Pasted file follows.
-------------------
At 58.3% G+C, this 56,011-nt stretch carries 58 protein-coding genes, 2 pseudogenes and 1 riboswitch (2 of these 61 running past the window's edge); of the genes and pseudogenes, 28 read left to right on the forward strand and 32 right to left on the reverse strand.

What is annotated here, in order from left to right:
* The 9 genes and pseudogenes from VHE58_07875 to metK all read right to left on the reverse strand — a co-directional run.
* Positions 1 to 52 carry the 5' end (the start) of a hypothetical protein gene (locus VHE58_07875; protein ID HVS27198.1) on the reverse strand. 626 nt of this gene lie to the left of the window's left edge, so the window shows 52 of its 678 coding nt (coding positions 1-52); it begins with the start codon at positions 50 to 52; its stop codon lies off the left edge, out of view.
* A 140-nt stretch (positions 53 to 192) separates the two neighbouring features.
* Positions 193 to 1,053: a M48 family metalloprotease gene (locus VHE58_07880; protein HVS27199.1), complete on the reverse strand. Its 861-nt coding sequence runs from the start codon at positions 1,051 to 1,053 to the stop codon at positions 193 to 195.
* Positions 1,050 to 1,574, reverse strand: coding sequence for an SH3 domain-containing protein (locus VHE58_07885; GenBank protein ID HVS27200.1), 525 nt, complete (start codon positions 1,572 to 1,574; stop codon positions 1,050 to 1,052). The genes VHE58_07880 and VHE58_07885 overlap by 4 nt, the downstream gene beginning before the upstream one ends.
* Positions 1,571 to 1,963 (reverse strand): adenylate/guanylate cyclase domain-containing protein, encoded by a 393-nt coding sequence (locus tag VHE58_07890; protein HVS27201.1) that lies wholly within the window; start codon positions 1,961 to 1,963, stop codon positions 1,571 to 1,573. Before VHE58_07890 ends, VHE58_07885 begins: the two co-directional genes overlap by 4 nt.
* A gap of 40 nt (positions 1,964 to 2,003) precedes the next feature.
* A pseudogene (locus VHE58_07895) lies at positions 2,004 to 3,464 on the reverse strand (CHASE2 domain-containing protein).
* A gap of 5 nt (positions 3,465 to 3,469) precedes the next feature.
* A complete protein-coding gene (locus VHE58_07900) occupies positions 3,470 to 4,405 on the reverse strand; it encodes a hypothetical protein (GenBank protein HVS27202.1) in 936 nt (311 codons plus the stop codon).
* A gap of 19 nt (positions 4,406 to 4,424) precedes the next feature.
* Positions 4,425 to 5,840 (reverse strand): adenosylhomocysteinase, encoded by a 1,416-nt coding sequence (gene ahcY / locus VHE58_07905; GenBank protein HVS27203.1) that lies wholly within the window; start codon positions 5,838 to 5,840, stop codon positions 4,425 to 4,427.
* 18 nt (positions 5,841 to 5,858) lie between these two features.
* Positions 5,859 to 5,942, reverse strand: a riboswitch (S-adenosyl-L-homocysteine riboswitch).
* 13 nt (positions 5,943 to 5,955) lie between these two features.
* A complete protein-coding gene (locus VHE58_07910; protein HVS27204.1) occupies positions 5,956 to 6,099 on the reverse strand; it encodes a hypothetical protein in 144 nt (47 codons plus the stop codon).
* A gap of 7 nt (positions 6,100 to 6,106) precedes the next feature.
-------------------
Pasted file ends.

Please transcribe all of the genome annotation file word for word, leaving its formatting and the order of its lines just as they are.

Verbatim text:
At 58.3% G+C, this 56,011-nt stretch carries 58 protein-coding genes, 2 pseudogenes and 1 riboswitch (2 of these 61 running past the window's edge); of the genes and pseudogenes, 28 read left to right on the forward strand and 32 right to left on the reverse strand.

What is annotated here, in order from left to right:
* The 9 genes and pseudogenes from VHE58_07875 to metK all read right to left on the reverse strand — a co-directional run.
* Positions 1 to 52 carry the 5' end (the start) of a hypothetical protein gene (locus VHE58_07875; protein ID HVS27198.1) on the reverse strand. 626 nt of this gene lie to the left of the window's left edge, so the window shows 52 of its 678 coding nt (coding positions 1-52); it begins with the start codon at positions 50 to 52; its stop codon lies off the left edge, out of view.
* A 140-nt stretch (positions 53 to 192) separates the two neighbouring features.
* Positions 193 to 1,053: a M48 family metalloprotease gene (locus VHE58_07880; protein HVS27199.1), complete on the reverse strand. Its 861-nt coding sequence runs from the start codon at positions 1,051 to 1,053 to the stop codon at positions 193 to 195.
* Positions 1,050 to 1,574, reverse strand: coding sequence for an SH3 domain-containing protein (locus VHE58_07885; GenBank protein ID HVS27200.1), 525 nt, complete (start codon positions 1,572 to 1,574; stop codon positions 1,050 to 1,052). The genes VHE58_07880 and VHE58_07885 overlap by 4 nt, the downstream gene beginning before the upstream one ends.
* Positions 1,571 to 1,963 (reverse strand): adenylate/guanylate cyclase domain-containing protein, encoded by a 393-nt coding sequence (locus tag VHE58_07890; protein HVS27201.1) that lies wholly within the window; start codon positions 1,961 to 1,963, stop codon positions 1,571 to 1,573. Before VHE58_07890 ends, VHE58_07885 begins: the two co-directional genes overlap by 4 nt.
* A gap of 40 nt (positions 1,964 to 2,003) precedes the next feature.
* A pseudogene (locus VHE58_07895) lies at positions 2,004 to 3,464 on the reverse strand (CHASE2 domain-containing protein).
* A gap of 5 nt (positions 3,465 to 3,469) precedes the next feature.
* A complete protein-coding gene (locus VHE58_07900) occupies positions 3,470 to 4,405 on the reverse strand; it encodes a hypothetical protein (GenBank protein HVS27202.1) in 936 nt (311 codons plus the stop codon).
* A gap of 19 nt (positions 4,406 to 4,424) precedes the next feature.
* Positions 4,425 to 5,840 (reverse strand): adenosylhomocysteinase, encoded by a 1,416-nt coding sequence (gene ahcY / locus VHE58_07905; GenBank protein HVS27203.1) that lies wholly within the window; start codon positions 5,838 to 5,840, stop codon positions 4,425 to 4,427.
* 18 nt (positions 5,841 to 5,858) lie between these two features.
* Positions 5,859 to 5,942, reverse strand: a riboswitch (S-adenosyl-L-homocysteine riboswitch).
* 13 nt (positions 5,943 to 5,955) lie between these two features.
* A complete protein-coding gene (locus VHE58_07910; protein HVS27204.1) occupies positions 5,956 to 6,099 on the reverse strand; it encodes a hypothetical protein in 144 nt (47 codons plus the stop codon).
* A gap of 7 nt (positions 6,100 to 6,106) precedes the next feature.